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Re: Bug? yea or nay.

William Daffer wrote:
>   Again, aside from the disagreement between N_tags and the actual I/O
>   that's going on, I was hoping someone could explain to me *how* a
>   structure that starts with the largest type and works downward could
>   *possibly* have any padding.

If one of the requirements for efficient data storage and retrieval in memory is to align
data boundaries defined by the largest type in the structure? (I'm postulating... not

IDL> print,!version
{ mipseb IRIX unix 5.3 Nov 11 1999}
IDL> r={a:0.d, c:0L} & print,n_tags(r,/length)
== Everything lined up on 8-byte boundary

IDL> r={c:0L,a:0.d} & print,n_tags(r,/length)
== Still on 8-byte boundary...even though 4-byte is first.

IDL> r={a:0L, c:0L, d:0L} & print,n_tags(r,/length)
== Whoa... 4-byte boundaries now. How 'bout that (I'm not being sarcastic, I did not
expect this result)

The last result suggests to me that how IDL/the OS (insert hand-waving here) decides to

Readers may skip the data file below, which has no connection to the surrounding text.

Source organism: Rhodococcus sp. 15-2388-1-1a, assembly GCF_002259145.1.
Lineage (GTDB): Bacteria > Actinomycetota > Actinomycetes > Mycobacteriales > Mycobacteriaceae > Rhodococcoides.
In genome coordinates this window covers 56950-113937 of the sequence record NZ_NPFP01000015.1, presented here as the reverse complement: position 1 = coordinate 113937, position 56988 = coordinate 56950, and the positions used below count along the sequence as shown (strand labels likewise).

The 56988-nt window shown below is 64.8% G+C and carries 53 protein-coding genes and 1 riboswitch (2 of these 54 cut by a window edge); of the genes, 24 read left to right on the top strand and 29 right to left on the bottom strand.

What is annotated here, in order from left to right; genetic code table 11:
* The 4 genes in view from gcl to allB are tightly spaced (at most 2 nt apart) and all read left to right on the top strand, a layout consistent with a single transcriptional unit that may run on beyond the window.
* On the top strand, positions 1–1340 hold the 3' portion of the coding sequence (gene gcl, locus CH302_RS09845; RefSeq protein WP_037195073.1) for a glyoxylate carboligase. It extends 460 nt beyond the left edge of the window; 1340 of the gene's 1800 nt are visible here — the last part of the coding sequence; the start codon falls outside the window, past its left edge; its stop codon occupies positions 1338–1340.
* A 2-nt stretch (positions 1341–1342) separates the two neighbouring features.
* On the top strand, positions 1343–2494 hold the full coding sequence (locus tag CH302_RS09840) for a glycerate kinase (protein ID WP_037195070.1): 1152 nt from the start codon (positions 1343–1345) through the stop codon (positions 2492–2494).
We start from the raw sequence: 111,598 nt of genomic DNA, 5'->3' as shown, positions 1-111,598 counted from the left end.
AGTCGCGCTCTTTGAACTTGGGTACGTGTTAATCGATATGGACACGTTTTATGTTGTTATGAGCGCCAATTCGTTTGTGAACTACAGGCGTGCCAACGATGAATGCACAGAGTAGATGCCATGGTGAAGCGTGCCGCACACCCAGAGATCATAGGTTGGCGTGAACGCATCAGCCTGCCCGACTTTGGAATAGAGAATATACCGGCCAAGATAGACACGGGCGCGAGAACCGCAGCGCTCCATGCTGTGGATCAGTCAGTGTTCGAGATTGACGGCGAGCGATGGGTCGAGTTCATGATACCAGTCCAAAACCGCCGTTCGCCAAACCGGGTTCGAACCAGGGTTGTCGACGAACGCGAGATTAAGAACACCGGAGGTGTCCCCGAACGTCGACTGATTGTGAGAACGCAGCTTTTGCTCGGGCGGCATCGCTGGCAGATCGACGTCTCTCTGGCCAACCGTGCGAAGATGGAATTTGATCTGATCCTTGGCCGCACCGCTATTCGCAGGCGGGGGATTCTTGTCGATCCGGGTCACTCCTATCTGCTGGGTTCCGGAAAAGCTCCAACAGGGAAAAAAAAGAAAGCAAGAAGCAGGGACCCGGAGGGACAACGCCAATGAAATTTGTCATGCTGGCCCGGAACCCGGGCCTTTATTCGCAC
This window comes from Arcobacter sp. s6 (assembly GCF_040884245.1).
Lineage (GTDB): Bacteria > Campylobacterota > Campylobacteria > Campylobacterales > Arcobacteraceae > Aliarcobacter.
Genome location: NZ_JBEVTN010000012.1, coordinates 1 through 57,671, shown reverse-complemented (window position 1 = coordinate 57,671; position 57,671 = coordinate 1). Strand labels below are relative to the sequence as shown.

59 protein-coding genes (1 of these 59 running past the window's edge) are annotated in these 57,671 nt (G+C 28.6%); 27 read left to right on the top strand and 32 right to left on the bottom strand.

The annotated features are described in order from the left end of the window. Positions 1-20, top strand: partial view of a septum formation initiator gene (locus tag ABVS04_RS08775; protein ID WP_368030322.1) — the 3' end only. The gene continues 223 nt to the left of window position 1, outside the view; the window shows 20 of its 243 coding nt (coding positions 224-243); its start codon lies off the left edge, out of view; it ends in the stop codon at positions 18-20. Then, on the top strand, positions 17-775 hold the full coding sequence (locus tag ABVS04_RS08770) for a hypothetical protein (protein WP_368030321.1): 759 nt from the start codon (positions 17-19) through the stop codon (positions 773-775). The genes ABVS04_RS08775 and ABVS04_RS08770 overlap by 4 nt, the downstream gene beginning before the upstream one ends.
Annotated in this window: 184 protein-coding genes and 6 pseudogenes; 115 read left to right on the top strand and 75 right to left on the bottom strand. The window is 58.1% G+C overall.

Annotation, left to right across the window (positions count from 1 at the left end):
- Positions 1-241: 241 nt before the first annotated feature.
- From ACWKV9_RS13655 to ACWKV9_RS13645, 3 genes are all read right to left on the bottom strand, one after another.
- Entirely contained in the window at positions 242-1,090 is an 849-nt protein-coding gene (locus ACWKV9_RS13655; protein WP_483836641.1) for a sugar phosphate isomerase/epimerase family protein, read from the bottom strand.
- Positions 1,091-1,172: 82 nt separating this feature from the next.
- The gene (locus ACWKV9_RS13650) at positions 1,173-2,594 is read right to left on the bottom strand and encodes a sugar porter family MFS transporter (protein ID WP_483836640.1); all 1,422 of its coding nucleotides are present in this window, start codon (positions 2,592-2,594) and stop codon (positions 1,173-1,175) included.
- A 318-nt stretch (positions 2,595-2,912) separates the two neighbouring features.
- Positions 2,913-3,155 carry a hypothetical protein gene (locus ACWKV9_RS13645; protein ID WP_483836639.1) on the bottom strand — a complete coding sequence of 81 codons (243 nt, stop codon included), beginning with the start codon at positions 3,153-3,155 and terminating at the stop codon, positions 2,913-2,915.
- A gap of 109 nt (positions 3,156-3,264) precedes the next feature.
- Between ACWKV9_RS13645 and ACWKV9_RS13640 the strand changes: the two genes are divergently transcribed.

allocate space in memory is dependent on the structure types.

> Clearly I'm missing something.

I don't think so, apart from the fact that memory allocation for structures seems to be
(sort of) dynamic depending on what is in the structure.

Also, FWIW, I disagree with Nigel Wade that this is "operator error". I think N_TAGS
should return the sum total of the sizes of the structure elements, NOT the amount of
memory said structure occupies. If one was dealing with accessing system memory for OS
purposes, fine. But IDL is a simple tool for playing with data - why should the user care
whether the structure is padded in memory or not? I think your definition of TOTSIZE( r )
is the "correct" one IMO.


Paul van Delst           A little learning is a dangerous thing;
CIMSS @ NOAA/NCEP        Drink deep, or taste not the Pierian spring;
Ph: (301)763-8000 x7274  There shallow draughts intoxicate the brain,
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pvandelst@ncep.noaa.gov                   Alexander Pope.